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People v. Flores

FEBRUARY 21, 1961.




Writ of Error to the Municipal Court of Chicago; the Hon. ALEXANDER J. NAPOLI, Judge, presiding. Judgment is reversed.


Writ of Error to the Municipal Court of Chicago. The defendant was charged with malicious mischief, a violation of paragraph 425 of Chapter 38, Illinois Revised Statutes. In a trial by the Court, without a jury, he was found guilty and sentenced to the House of Correction for a period of one year.

The People's case is based on the testimony of the arresting officer. He received a call at about 2:00 a.m. on the morning of April 6, 1960 to proceed to the rear of a cleaning establishment at 4301 West Harrison Street, a block and a half away. Apparently, someone had broken one of the windows in the rear of the store. The officer testified that he saw the defendant getting into a Ford automobile and heading down the alley. The officer stopped him and noticed that his hands were dirty. Upon questioning, the defendant denied that he broke the window. A rock found on the ground by the window sill of the broken window was received in evidence.

The defendant says that the State did not prove him guilty beyond a reasonable doubt and that in fact, there was really no proof that he was guilty of the crime charged.

The defendant was working as a janitor in Northlake, Illinois. He left work with his foreman, George Ware, at about 1:35 a.m. in the morning and dropped him off at his home at about 2:00 a.m. Ware testified that they arrived at his home a few minutes past two. Ware's home is about a five minute drive from the scene of the crime. On the defendant's way downtown to pick up his wife, who gets out of work at 2:30 a.m., he drove by the alley to see if his recently purchased 1949 Ford was still parked there. This car had been parked there, along with 15 to 20 other cars, and the defendant said that inasmuch as the car did not have plates or a sticker, he wanted to check to see if it hadn't been towed away. Apparently, this car had a bad battery and had to be towed there by the foreman's son, who sold him the car in the first instance. He says that he did not get out of the car at all and was only in the alley for about three minutes when he was stopped by the police.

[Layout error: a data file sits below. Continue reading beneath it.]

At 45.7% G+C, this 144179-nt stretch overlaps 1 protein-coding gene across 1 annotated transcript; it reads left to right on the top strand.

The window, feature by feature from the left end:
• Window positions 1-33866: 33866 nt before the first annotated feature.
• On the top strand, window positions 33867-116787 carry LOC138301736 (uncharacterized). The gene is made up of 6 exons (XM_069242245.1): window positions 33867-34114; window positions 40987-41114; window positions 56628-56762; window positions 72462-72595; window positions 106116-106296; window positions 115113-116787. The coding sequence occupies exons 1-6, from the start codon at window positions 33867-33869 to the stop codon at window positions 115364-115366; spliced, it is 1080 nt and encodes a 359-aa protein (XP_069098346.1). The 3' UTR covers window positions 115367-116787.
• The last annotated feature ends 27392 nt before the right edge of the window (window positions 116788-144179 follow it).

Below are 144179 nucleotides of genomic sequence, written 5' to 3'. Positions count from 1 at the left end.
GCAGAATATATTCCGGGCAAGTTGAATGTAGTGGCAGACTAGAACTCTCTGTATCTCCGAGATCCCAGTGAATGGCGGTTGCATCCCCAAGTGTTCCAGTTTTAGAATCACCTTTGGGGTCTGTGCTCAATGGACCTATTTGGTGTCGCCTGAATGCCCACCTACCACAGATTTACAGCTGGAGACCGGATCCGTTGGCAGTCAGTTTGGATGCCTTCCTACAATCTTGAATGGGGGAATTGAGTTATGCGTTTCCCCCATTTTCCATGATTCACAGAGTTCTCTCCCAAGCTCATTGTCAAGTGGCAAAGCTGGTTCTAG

The defendant's wife testified that she works at 37 South Wabash and gets out of work at 2:30 a.m. She said that the defendant is usually waiting for her in front of her place of employment when she gets out of work.

This innocent explanation for the defendant's presence at the scene of the crime is supported by the defendant's wife and his foreman, George Ware. The alley where the car was parked is in the general direction of the wife's place of employment, so it was not out of the defendant's way from Ware's home.

The State contends that the issue here is simply a matter of credibility, and since the trial judge was in a better position to determine the credibility of the witnesses, his findings should not be disturbed. The real issue here is whether the State proved the defendant guilty beyond a reasonable doubt.

The Supreme Court's recent pronouncement in People v. Dougard, 16 Ill.2d 603, 607-8, 158 N.E.2d 596, is particularly applicable to this case.

"We have consistently held in many cases over a long period of years that in criminal cases it is the duty of this court to review the evidence and, if there is not sufficient credible evidence or if it is improbable or unsatisfactory, or not sufficient to remove all reasonable doubt of defendant's guilt and create an abiding conviction that he is guilty, the conviction will be reversed. It is the duty of this court to resolve all facts and circumstances in evidence on the theory of innocence rather than guilt if that reasonably may be done, and where the entire record leaves us, as this one does, with grave and substantial doubt of the guilt of the defendant, we will not hesitate to reverse the judgment."

The only incriminating factor in this case is the defendant's presence at the scene of the crime. This alone is not sufficient to establish his guilt. The People v. Guardino, 13 Ill.2d 58, 62-63, 147 N.E.2d 338. As the court there said:

"To justify a conviction, circumstantial evidence must be of such a nature as to produce a reasonable and moral certainty that the accused committed the crime and where the circumstances can be explained upon a reasonable hypothesis consistent with innocence and leave a grave and serious doubt of guilt, a conviction cannot stand. (People v. Magnafichi, 9 Ill.2d 169; People v. Taylor, 410 Ill. 469; People v. Widmayer, 402 Ill. 143.) . . . It was incumbent on the People to prove not only that a crime was committed but also, beyond a reasonable doubt, that defendant was responsible for its perpetration. Because the proof failed in the latter respect, the judgment of conviction must be reversed. Moreover, since it does not appear that there are witnesses available other than those who have already testified, the cause will not be remanded for a new trial. People v. Sheppard, 402 Ill. 347; People v. Bradley, 375 Ill. 182."

The judgment is ...

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